Battle for the bored
So many questions, so few snaps.
There are plenty of reasons for 49er and Raider fans to tune into tonight’s annual NFL preseason “Battle of the Bay” (5 p.m., News10). The only problem is that NorCal football fans will be no closer at knowing what’s actually in store for 2004 by game’s end.
Sure, Raider Nation is no doubt looking forward to finding out just how imposing a figure No. 74, Robert Gallery, the team’s top draft pick, cuts in the silver-and-black. And at 6-feet, 7 inches, 325 pounds, Gallery should be easy to spot imposing his will on the Raider offensive line.
And with Tim Rattay still sidelined by injury, 49er fans should expect to get a good look – at least a half anyway – at young quarterback Ken Dorsey.
But beyond that?
Considering the disastrous season-ending injuries we’ve seen some of the NFL’s top stars suffer in preseasons past, perhaps it’s a good thing that the Bay Area’s best don’t expect to be on the field for long tonight.
At the same time, though, there are plenty of puzzling questions about these two teams – two teams that, at least on paper, look to be headed in opposite directions this fall.
Raider Nation should have been embarrassed by the way its team – though certainly ravaged by injuries in 2003 – quit on its coach (and fans) just one year removed from a Super Bowl appearance.
With the return of quarterback Rich Gannon – a former league MVP – there’s reason to believe Oakland fans can soon forget last season’s failures. And knowing that Al Davis didn’t sign Kerry Collins to carry a clipboard the rest of his career, Gannon has all the motivation he needs to come out firing on all cylinders.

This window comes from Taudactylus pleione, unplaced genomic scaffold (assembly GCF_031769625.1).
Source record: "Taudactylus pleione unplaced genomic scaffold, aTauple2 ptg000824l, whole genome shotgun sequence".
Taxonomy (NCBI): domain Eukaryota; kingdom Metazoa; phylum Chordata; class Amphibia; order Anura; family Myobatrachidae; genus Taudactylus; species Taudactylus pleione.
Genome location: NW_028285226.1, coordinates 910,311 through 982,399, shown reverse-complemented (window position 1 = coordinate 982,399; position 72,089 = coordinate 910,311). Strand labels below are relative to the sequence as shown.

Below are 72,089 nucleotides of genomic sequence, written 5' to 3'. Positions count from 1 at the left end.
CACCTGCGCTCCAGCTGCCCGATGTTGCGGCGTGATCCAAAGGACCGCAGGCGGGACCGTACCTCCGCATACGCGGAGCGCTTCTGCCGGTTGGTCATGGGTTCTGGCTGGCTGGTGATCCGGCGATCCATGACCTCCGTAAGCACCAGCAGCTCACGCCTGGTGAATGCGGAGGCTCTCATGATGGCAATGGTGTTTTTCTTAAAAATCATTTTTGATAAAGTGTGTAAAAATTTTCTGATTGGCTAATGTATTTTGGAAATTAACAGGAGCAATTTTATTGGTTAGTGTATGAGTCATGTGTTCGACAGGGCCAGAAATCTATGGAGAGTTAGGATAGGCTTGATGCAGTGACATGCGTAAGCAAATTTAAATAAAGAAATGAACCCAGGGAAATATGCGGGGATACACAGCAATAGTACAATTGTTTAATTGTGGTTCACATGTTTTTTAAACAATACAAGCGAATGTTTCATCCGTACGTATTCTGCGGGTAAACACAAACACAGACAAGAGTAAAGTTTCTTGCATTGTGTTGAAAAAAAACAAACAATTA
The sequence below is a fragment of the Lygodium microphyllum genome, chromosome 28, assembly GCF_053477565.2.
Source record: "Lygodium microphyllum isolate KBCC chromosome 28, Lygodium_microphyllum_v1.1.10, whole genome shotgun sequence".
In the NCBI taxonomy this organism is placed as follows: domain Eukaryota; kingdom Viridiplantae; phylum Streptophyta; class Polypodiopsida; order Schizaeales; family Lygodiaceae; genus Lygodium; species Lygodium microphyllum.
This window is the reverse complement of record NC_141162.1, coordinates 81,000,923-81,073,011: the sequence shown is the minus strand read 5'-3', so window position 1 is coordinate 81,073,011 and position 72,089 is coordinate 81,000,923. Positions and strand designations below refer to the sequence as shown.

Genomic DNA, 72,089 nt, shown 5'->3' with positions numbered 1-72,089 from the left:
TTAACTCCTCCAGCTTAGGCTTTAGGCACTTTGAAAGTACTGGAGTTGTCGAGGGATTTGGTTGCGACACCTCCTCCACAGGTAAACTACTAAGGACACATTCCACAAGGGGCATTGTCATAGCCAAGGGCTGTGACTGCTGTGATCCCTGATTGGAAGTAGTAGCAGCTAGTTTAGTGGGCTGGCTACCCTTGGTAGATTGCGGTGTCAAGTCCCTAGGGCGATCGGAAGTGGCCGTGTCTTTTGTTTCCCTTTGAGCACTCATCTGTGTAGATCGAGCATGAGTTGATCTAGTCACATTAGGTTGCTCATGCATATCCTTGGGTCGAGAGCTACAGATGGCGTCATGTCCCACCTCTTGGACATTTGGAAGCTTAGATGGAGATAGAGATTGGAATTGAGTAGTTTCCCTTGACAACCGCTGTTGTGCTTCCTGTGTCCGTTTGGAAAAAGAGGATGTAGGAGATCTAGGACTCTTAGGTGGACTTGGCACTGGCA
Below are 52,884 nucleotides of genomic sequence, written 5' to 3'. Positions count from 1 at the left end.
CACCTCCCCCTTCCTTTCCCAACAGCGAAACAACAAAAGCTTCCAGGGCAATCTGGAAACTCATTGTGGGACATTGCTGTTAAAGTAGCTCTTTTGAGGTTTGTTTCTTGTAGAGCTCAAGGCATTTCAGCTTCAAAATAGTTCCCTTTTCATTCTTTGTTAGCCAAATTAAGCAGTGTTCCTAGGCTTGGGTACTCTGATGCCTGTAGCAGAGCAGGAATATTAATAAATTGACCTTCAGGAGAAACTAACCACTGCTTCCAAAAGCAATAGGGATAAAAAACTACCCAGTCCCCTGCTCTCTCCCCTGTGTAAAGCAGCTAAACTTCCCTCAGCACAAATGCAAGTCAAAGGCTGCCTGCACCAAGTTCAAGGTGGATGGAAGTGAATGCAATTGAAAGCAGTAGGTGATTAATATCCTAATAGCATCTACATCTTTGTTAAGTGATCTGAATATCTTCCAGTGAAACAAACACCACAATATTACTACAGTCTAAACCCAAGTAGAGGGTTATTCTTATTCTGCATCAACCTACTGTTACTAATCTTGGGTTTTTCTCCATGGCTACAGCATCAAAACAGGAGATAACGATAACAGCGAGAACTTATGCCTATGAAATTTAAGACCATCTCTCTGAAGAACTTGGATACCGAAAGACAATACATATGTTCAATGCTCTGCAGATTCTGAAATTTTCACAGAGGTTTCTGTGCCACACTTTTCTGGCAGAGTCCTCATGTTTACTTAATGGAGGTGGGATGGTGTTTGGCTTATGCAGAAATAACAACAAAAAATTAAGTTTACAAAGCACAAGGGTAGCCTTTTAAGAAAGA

What Gannon doesn’t have, though, is a proven ground game to help carry the load. Charlie Garner joined former Raider coach John Gruden in Tampa Bay this offseason, leaving Tyrone Wheatley (who, by the way, is one year the senior of the suddenly deemed “elderly” Eddie George) as Oakland’s featured back.
The Raiders’ big problem in 2003 – defending against the run – looks like a B-I-G improvement this time around, as Oakland brought in Warren Sapp and Ted Washington, a 700-pound tag team of defensive tackles capable of lifting the Raider rush defense from worst to first in the NFL.
Speaking of worst in the NFL …
Cutting loose a Pro Bowl quarterback and losing the league’s most dangerous receiver isn’t exactly the best way to upgrade your offense. Still, that’s San Francisco’s story heading into 2004. Jeff Garcia might never have been mentioned in the same sentence as Montana or Young, but he wasn’t exactly Steve Bono either.
The stable – and sometimes stellar – play Garcia offered San Francisco helped keep the franchise afloat during what appeared to be a rebuilding period for the 49ers at the turn of the century. Now, without a proven passer in the pocket – and Pro Bowl wideout Terrell Owens down field – that rebuilding period looks a lot more like a reconstruction era under Dennis Erickson. I, for one, wouldn’t be surprised if the 49ers end up with the No. 1 pick in the 2005 draft.
Of course, none of the above will be obvious tonight, when these two kick off.
I mean, really, how much are we going to learn in what will begin as the Battle of the Bay, but end up as a fourth-quarter battle of beleaguered BYU quarterbacks?
Brandon Doman vs. Brett Engemann.
Yeah, I think I’ll pass on sacrificing my Saturday night for that matchup.
Brian Hamilton is sports editor at The Union. He may be reached via e-mail at firstname.lastname@example.org or by phone at 477-4240.
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User Legend: Moderator Trusted User
Another week on the track and another win for Brad Sweet.